A new heart I will give you, and a new spirit I will
put within you; and I will remove from your body
the heart of stone and give you a heart of flesh. I
will put my spirit within you, and make you follow
my statutes and be careful to observe my
If anyone needed a “new heart,” it’s the blue-skinned, bald-domed Megamind. Director Tom McGrath and scriptwriters Alan J. Schoolcraft and Brent Simons’s delightful tweak of the Superman myth starts with two sets of parents from different doomed planets sending off their only child to safety in a small rocket ship. Both land on earth, one raised by wealthy parents so that he enjoys a life of ease and goodness, growing up with his super powers to become Metro Man (Brad Pitt), Champion of the Good and defender of Metro City. The ship carrying the blue-skinned child lands in a prison where he is raised by hardened criminals, who teach them their evil ways so that he grows up to become Megamind, master criminal.
Metro Man and Megamind are in constant battle over the control of Metro City, with the former constantly coming out on top. However, Metro Man is quite stuffy about his goodness and feels entitled to the adoration of the citizens, who build a massive museum dedicated to him. Then comes the day when Megamind kidnaps Roxanne Ritchi (Tina Fey), the TV journalist sweet on Metro Man. He deceives the hero as to where she is being held, and manages to use the power of the sun to destroy Metro Man. Gasp. Has Evil at last won over Good?
Stay tuned. The scriptwriters have fun playing with the old notion that Good and Evil need each other. With his adversary seemingly destroyed, Magamind, after enjoying his supremacy for a while, feels that he needs a worthy antagonist, so he transforms Roxanne’s nerdy cameraman Hal (Jonah Hill) into Tighten (get the pun from Greek mythology?) so that they can go at each other. Problem is that Tighten, falling in love with his new super powers, decides not just to rule Metro City, but to destroy it. What is a good villain to do? Fight against one who has become even more villainous than himself? And while fighting evil, what if goodness overtakes one’s” villainous” ?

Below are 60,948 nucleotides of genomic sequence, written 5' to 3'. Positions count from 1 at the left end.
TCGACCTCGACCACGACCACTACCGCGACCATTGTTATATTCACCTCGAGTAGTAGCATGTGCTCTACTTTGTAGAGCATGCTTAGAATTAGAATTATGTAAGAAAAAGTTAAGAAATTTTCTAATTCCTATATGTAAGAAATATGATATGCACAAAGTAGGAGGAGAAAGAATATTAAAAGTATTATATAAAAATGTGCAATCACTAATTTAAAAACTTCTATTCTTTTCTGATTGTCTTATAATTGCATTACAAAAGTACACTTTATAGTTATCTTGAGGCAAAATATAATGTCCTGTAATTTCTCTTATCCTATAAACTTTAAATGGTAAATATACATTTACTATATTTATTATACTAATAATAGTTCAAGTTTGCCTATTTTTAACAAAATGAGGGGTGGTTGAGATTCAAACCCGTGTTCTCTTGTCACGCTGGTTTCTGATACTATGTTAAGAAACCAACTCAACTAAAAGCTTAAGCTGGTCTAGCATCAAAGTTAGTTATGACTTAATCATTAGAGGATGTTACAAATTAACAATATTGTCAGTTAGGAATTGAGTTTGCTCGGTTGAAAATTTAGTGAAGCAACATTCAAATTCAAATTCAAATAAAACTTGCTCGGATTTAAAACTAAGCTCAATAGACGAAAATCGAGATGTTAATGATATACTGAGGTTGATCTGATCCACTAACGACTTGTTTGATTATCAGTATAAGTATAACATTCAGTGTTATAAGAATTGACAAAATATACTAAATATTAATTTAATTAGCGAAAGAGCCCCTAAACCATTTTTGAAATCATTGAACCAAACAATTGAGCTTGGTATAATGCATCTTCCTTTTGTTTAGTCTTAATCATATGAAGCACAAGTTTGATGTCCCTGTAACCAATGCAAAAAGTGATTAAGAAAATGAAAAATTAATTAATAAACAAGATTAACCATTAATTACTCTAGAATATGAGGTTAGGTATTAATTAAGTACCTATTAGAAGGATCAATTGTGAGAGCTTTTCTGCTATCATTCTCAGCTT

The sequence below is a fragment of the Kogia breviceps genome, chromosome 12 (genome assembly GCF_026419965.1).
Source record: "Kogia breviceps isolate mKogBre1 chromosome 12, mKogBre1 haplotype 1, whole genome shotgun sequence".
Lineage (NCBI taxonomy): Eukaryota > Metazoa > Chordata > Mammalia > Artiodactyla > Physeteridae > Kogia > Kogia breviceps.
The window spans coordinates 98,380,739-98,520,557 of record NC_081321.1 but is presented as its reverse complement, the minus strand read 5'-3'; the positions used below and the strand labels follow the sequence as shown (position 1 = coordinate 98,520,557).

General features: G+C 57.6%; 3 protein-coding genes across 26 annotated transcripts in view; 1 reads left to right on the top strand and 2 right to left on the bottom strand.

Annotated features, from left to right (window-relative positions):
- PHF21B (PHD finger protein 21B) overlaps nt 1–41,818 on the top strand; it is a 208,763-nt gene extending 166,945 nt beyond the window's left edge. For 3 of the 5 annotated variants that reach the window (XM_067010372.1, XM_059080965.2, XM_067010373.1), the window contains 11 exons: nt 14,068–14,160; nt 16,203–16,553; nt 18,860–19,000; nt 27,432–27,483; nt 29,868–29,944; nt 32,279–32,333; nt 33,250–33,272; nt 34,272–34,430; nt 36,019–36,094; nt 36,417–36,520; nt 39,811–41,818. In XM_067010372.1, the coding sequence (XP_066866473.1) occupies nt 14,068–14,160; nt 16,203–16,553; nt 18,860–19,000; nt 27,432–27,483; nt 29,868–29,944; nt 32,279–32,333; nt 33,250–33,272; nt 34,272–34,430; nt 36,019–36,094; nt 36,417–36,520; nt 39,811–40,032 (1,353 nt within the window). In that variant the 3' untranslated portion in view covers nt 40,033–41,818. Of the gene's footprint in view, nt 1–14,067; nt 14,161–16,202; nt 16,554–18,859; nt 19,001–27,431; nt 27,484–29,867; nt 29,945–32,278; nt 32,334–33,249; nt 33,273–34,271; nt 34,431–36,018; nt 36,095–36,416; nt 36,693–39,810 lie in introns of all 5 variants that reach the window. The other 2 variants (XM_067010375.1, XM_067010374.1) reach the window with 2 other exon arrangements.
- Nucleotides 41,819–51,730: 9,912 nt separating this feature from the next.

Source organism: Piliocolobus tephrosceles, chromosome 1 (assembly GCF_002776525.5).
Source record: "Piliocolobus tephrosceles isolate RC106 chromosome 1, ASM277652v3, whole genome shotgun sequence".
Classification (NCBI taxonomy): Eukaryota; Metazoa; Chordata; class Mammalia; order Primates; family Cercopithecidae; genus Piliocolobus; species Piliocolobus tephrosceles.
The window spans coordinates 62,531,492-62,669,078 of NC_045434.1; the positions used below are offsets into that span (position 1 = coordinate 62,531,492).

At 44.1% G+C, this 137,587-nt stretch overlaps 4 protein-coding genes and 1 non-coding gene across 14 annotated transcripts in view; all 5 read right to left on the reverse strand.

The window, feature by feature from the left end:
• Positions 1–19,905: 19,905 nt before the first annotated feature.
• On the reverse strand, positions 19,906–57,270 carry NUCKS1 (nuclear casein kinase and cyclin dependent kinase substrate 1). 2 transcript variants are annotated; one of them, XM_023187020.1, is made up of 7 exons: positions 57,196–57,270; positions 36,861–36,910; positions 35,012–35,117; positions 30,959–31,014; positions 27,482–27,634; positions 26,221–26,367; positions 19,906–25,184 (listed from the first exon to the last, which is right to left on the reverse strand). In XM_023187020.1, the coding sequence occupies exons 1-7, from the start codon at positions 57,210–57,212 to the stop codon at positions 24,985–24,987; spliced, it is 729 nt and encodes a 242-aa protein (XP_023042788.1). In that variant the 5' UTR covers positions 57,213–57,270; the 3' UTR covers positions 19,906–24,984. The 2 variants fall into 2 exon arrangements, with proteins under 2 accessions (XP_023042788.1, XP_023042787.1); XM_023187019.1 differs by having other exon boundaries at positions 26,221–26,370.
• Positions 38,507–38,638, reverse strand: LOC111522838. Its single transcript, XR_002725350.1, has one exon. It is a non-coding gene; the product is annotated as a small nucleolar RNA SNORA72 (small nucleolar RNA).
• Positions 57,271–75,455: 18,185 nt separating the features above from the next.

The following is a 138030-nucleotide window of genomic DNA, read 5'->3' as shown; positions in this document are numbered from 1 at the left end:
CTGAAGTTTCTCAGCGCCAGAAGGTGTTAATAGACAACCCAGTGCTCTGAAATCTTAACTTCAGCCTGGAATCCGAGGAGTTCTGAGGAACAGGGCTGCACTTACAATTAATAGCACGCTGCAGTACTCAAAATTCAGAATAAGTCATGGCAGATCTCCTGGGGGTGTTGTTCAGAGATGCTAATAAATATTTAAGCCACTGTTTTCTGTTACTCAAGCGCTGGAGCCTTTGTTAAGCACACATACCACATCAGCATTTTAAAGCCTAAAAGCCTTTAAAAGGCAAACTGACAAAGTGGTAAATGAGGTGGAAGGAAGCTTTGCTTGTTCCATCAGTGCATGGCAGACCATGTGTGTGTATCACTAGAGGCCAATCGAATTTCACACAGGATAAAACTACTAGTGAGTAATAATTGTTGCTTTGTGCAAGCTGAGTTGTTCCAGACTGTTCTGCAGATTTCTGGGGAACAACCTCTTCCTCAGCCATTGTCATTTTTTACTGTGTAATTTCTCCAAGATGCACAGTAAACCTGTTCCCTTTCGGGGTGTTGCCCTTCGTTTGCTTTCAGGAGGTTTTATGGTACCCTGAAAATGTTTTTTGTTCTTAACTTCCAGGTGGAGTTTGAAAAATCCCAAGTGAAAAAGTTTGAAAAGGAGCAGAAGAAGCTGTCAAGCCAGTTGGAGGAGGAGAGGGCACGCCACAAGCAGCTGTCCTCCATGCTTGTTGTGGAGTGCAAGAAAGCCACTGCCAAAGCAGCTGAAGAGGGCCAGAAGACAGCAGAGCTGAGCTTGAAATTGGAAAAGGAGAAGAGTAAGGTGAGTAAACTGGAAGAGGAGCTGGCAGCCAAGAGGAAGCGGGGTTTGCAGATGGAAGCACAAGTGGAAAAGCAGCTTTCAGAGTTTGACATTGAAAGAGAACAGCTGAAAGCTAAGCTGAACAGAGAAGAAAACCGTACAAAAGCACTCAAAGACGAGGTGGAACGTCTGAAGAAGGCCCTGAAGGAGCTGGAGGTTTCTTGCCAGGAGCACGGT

Will Ferrell is terrific voicing Megamind, and Tina Fey engages in some witty repartee when he kidnaps her. This family-friendly might be better appreciated by adults than children, the latter whom probably will like the similarly themed Despicable Me a bit more. Still, this is great fun and suggests that even the most black-hearted person can change, surely a message during this difficult time that we need to hear.
1. Two films to compare this one to: Superman and Despicable Me. How are they similar, and how different?
2. What do you think of Metro Man’s attitude? How might all the adulation have changed him?
3. What do you think of the thesis that good and evil need each other? How, in a way, do we define one by describing what it is against? Do you think that they are totally opposite in a person, or does each one of us contain a mixture of the two?
4. What happens to Hal when he is changed by Megamind into a being with super powers? How might he have benefitted if someone had been around, as with Spiderman, to remind him that with great power goes great responsibility? What are some real life instances in which power corrupts a person?
5. What do you think of Metro Man’s decision to drop out? What has happened to his sense of responsibility? (Is he like the person in Jesus’ teaching, hiding his light under a basket?
6. What contributes to the transformation of Megamind? How do we see that he has “a new heart” and a “new spirit” ? How is the film a little parable of transformation?